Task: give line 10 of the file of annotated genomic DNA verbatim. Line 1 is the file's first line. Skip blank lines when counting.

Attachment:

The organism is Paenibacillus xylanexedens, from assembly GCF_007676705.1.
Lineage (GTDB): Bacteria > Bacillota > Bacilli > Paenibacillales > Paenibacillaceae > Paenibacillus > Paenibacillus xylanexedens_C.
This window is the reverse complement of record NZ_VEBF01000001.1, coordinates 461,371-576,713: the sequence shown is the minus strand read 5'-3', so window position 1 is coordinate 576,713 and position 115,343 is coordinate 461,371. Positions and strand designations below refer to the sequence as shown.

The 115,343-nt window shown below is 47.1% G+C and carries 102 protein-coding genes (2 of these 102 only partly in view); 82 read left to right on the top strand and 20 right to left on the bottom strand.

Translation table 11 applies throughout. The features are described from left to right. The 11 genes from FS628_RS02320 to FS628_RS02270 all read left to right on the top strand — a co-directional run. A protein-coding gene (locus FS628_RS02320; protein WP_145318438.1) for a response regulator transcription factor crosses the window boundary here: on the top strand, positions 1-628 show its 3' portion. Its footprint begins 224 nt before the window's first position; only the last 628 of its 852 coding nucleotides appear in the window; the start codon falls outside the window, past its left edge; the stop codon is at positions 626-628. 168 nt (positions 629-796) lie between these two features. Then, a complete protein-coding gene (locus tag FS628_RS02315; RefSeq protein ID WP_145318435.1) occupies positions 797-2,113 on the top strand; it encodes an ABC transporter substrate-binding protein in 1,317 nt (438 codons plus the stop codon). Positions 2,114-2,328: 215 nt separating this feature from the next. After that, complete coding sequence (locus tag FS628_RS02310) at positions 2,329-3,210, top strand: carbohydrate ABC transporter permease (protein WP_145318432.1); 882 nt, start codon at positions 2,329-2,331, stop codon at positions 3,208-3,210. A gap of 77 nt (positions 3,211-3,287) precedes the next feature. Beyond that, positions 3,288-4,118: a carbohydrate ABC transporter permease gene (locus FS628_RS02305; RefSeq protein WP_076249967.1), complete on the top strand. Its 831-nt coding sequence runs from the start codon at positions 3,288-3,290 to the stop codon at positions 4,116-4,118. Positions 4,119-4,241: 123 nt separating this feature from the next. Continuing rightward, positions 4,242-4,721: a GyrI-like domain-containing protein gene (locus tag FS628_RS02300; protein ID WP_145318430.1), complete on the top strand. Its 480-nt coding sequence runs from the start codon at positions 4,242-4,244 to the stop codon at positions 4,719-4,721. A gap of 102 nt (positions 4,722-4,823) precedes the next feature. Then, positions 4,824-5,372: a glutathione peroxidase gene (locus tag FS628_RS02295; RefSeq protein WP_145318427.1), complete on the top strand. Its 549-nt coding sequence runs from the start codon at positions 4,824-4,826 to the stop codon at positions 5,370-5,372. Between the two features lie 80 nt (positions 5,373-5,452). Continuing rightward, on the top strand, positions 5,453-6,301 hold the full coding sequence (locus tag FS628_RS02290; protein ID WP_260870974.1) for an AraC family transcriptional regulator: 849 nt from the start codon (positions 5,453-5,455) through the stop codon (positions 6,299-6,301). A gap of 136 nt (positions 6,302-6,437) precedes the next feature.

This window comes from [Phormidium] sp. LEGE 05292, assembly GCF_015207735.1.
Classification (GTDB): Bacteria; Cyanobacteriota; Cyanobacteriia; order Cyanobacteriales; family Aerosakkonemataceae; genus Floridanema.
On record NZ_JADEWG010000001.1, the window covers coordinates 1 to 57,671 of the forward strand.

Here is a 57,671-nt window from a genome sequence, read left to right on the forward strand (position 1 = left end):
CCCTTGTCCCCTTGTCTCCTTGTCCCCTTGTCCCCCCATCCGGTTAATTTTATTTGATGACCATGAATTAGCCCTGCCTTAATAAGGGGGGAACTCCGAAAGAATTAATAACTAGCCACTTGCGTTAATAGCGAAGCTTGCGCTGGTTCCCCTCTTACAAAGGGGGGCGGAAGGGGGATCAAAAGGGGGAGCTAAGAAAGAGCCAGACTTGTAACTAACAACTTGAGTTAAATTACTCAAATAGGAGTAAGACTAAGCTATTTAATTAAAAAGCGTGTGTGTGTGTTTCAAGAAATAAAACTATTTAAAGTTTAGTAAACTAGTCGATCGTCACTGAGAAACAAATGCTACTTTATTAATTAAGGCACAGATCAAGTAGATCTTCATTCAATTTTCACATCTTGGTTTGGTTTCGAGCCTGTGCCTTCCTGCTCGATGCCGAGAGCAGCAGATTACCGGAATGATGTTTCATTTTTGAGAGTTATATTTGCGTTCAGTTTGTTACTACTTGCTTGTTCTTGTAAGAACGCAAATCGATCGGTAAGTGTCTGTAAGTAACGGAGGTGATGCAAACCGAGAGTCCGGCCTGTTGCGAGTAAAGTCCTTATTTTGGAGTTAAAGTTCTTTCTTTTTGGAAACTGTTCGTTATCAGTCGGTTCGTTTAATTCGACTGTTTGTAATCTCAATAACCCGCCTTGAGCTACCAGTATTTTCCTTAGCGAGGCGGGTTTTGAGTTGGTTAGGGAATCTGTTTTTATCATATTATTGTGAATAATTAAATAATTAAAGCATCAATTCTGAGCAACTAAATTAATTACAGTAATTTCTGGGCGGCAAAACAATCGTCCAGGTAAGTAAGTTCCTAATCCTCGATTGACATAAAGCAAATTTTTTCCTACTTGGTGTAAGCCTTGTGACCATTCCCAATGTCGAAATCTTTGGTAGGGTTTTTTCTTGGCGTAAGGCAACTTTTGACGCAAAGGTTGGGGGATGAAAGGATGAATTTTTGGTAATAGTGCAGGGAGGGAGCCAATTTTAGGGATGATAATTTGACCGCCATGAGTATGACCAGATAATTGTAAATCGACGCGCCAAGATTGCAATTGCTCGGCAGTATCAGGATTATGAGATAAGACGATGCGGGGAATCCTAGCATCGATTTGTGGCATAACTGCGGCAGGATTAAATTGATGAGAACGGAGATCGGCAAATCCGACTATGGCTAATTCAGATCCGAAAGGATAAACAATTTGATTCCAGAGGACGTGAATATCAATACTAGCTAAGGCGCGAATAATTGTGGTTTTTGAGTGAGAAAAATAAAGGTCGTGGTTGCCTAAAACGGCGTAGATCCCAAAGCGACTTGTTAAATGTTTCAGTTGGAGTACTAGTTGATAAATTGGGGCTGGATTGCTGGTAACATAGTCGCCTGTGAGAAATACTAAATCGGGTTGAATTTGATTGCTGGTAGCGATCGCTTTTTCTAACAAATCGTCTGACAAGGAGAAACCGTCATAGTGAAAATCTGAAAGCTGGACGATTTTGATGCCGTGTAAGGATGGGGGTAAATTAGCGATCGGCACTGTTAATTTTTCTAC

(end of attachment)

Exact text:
CCCTTGTCCCCTTGTCTCCTTGTCCCCTTGTCCCCCCATCCGGTTAATTTTATTTGATGACCATGAATTAGCCCTGCCTTAATAAGGGGGGAACTCCGAAAGAATTAATAACTAGCCACTTGCGTTAATAGCGAAGCTTGCGCTGGTTCCCCTCTTACAAAGGGGGGCGGAAGGGGGATCAAAAGGGGGAGCTAAGAAAGAGCCAGACTTGTAACTAACAACTTGAGTTAAATTACTCAAATAGGAGTAAGACTAAGCTATTTAATTAAAAAGCGTGTGTGTGTGTTTCAAGAAATAAAACTATTTAAAGTTTAGTAAACTAGTCGATCGTCACTGAGAAACAAATGCTACTTTATTAATTAAGGCACAGATCAAGTAGATCTTCATTCAATTTTCACATCTTGGTTTGGTTTCGAGCCTGTGCCTTCCTGCTCGATGCCGAGAGCAGCAGATTACCGGAATGATGTTTCATTTTTGAGAGTTATATTTGCGTTCAGTTTGTTACTACTTGCTTGTTCTTGTAAGAACGCAAATCGATCGGTAAGTGTCTGTAAGTAACGGAGGTGATGCAAACCGAGAGTCCGGCCTGTTGCGAGTAAAGTCCTTATTTTGGAGTTAAAGTTCTTTCTTTTTGGAAACTGTTCGTTATCAGTCGGTTCGTTTAATTCGACTGTTTGTAATCTCAATAACCCGCCTTGAGCTACCAGTATTTTCCTTAGCGAGGCGGGTTTTGAGTTGGTTAGGGAATCTGTTTTTATCATATTATTGTGAATAATTAAATAATTAAAGCATCAATTCTGAGCAACTAAATTAATTACAGTAATTTCTGGGCGGCAAAACAATCGTCCAGGTAAGTAAGTTCCTAATCCTCGATTGACATAAAGCAAATTTTTTCCTACTTGGTGTAAGCCTTGTGACCATTCCCAATGTCGAAATCTTTGGTAGGGTTTTTTCTTGGCGTAAGGCAACTTTTGACGCAAAGGTTGGGGGATGAAAGGATGAATTTTTGGTAATAGTGCAGGGAGGGAGCCAATTTTAGGGATGATAATTTGACCGCCATGAGTATGACCAGATAATTGTAAATCGACGCGCCAAGATTGCAATTGCTCGGCAGTATCAGGATTATGAGATAAGACGATGCGGGGAATCCTAGCATCGATTTGTGGCATAACTGCGGCAGGATTAAATTGATGAGAACGGAGATCGGCAAATCCGACTATGGCTAATTCAGATCCGAAAGGATAAACAATTTGATTCCAGAGGACGTGAATATCAATACTAGCTAAGGCGCGAATAATTGTGGTTTTTGAGTGAGAAAAATAAAGGTCGTGGTTGCCTAAAACGGCGTAGATCCCAAAGCGACTTGTTAAATGTTTCAGTTGGAGTACTAGTTGATAAATTGGGGCTGGATTGCTGGTAACATAGTCGCCTGTGAGAAATACTAAATCGGGTTGAATTTGATTGCTGGTAGCGATCGCTTTTTCTAACAAATCGTCTGACAAGGAGAAACCGTCATAGTGAAAATCTGAAAGCTGGACGATTTTGATGCCGTGTAAGGATGGGGGTAAATTAGCGATCGGCACTGTTAATTTTTCTAC